#4 – Geriatric Nurse
These specialists care for the elderly. From hospitals to in-home care, Geriatric Nurses know how to provide care for the many maladies of old age. A BSN is generally required. The ANCC offers three certifications in the field.
#5 – Home Health Nurse
Home Health Nurses provide care in patient homes – from wound care to administering medication – often for the elderly or disabled, but sometimes for patients with a serious illness or suffered serious injuries from an accident. A BSN is often required.
#6 – Legal Nurse Consultant
Legal Nurse Consultants are licensed RNs with the training and clinical expertise needed to analyze, interpret, and provide explanations for medical-related issues in legal cases. They help the legal process continue by investigating cases, educating attorneys, or even testifying as an expert witness.
#7 – Neonatal Nurse
Premature, full-term or somewhere in-between, babies need care. Neonatal Nurses specialize in caring for newborn infants at three levels. Level 1 is care for healthy infants. Level 2 nurses care for premature or sick babies who need continuous attention. Level 3 nurses work in neonatal intensive care units (NICU) caring for seriously ill and premature infants. Neonatal Nurses need a BSN and certification from their states’ boards.
#8 – Oncology Nurse
Oncology Nurses provide care for cancer patients. Often working in hospitals, they do everything from monitoring a patient’s condition to administering chemotherapy. A BSN is also frequently required.
#9 – Pediatric Nurse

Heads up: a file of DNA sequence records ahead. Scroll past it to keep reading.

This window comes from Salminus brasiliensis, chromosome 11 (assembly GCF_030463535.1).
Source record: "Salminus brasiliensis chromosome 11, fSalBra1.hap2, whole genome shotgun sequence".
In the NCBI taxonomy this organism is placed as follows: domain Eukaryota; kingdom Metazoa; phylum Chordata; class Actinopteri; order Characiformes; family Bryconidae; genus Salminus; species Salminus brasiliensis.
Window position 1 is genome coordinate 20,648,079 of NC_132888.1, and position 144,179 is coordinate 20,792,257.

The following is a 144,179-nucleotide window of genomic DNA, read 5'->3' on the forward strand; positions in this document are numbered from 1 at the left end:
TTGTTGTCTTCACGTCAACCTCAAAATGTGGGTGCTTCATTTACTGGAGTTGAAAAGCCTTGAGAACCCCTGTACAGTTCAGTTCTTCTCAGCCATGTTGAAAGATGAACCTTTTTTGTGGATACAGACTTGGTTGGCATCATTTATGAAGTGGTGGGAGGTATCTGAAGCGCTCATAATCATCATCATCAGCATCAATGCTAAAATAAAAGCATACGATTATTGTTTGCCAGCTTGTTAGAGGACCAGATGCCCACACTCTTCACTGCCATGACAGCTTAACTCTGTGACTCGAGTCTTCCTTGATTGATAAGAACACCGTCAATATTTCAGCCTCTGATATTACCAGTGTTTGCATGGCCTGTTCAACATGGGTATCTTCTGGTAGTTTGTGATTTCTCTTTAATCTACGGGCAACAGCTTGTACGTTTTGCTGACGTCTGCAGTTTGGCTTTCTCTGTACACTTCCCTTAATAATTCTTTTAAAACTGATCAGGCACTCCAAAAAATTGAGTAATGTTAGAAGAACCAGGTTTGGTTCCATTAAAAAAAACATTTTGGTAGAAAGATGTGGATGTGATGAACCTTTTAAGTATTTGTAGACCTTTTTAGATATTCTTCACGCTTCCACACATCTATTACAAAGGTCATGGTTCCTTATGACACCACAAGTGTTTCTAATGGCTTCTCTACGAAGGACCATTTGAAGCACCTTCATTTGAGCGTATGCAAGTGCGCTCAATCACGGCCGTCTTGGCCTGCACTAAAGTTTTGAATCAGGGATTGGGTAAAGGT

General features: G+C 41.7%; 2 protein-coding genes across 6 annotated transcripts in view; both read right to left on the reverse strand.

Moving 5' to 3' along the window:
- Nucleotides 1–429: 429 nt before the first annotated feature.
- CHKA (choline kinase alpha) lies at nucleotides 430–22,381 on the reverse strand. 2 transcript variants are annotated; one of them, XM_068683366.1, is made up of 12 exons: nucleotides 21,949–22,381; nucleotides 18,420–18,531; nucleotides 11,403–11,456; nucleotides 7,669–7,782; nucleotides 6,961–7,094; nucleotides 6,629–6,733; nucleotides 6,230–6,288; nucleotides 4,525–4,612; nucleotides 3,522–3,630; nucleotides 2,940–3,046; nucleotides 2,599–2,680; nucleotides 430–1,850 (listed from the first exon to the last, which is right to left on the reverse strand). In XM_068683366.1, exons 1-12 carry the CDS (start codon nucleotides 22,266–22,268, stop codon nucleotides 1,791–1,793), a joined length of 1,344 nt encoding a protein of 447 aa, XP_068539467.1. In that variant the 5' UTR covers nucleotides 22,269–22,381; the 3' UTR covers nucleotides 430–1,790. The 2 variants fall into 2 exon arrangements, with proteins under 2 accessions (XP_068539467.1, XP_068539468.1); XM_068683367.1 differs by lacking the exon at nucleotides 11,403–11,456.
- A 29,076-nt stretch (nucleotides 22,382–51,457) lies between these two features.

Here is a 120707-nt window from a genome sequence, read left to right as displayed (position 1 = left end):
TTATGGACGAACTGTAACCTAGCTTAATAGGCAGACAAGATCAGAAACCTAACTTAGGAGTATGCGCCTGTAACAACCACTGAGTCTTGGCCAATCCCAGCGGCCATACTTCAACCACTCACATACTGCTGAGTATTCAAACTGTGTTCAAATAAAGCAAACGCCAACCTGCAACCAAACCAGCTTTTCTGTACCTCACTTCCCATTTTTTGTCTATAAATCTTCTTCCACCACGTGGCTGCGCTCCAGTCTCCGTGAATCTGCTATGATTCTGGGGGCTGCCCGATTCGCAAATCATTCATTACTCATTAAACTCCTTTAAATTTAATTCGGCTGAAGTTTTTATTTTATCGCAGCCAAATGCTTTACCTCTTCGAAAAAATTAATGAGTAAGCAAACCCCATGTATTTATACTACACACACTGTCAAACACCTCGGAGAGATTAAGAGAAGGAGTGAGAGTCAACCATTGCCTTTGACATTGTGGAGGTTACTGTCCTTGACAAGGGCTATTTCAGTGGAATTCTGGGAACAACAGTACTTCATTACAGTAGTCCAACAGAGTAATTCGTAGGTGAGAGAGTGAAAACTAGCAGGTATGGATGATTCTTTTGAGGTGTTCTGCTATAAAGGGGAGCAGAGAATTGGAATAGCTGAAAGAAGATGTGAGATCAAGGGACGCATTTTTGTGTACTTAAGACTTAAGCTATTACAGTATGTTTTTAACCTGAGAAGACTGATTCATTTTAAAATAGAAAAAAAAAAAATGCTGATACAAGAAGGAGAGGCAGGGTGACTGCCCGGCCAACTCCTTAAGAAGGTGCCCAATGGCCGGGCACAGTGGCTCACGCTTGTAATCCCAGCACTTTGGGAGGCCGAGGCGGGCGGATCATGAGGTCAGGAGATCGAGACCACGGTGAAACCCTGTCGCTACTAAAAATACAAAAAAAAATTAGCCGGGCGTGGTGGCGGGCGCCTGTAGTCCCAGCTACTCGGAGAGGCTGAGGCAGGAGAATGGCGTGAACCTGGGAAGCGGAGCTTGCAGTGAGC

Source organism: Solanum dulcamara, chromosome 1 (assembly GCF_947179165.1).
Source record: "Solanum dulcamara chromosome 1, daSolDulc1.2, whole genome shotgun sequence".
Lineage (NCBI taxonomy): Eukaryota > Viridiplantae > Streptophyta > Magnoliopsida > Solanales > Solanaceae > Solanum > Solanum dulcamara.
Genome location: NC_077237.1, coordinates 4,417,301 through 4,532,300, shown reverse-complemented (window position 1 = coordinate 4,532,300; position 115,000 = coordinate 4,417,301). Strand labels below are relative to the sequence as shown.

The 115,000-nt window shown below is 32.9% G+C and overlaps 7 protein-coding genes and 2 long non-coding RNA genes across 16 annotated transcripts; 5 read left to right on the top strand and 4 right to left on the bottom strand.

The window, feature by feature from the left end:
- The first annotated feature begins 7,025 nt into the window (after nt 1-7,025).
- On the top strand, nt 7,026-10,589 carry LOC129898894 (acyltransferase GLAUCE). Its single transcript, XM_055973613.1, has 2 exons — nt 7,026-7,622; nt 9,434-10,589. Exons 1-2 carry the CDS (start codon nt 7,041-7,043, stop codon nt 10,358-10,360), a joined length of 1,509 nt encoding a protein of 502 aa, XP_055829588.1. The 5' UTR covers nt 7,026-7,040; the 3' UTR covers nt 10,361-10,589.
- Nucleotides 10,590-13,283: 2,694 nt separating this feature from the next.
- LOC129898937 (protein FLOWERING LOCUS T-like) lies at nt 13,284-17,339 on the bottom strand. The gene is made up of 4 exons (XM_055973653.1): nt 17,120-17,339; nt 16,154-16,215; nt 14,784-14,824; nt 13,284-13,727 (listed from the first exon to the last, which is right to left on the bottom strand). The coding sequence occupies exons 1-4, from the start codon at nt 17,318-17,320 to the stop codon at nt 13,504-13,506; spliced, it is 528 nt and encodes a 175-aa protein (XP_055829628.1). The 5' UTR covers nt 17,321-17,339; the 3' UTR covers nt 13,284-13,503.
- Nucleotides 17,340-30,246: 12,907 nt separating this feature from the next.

A Pediatric Nurse is here for children. They can be involved in educational settings, explaining the need for good hygiene, for example. Or they can provide acute care in a pediatric ward. Pediatric Nurse Practitioners can work in a Pediatric Intensive Care Unit. RNs can find employment as a Pediatric Nurse with a BSN. Pediatric Nurse Practitioners will need more education and certifications.
#10 – Rehabilitation Nurse
Working in many cases in rehab centers, home health care agencies, or long-term acute care facilities, Rehabilitation Nurses help patients who are recovering from potentially life-changing diseases and injuries. A BSN is required and certification is expected.
#11 – Rural Nurse
Rural Nurses serve communities with limited access to healthcare options. Pursuing an education and certifications to become a Nurse Practitioner is helpful in that Rural Nurses are often responsible for everything from treating acute illnesses to spearheading community health initiatives. An MSN is needed to be a Rural Nurse Practitioner, and certification from ANCC is recommended.
#12 – School Nurse
Working as part of the staff for a private or public school, this nurse supports the wellbeing of children … and their ability to achieve academic success. Some states require an MSN and state certification.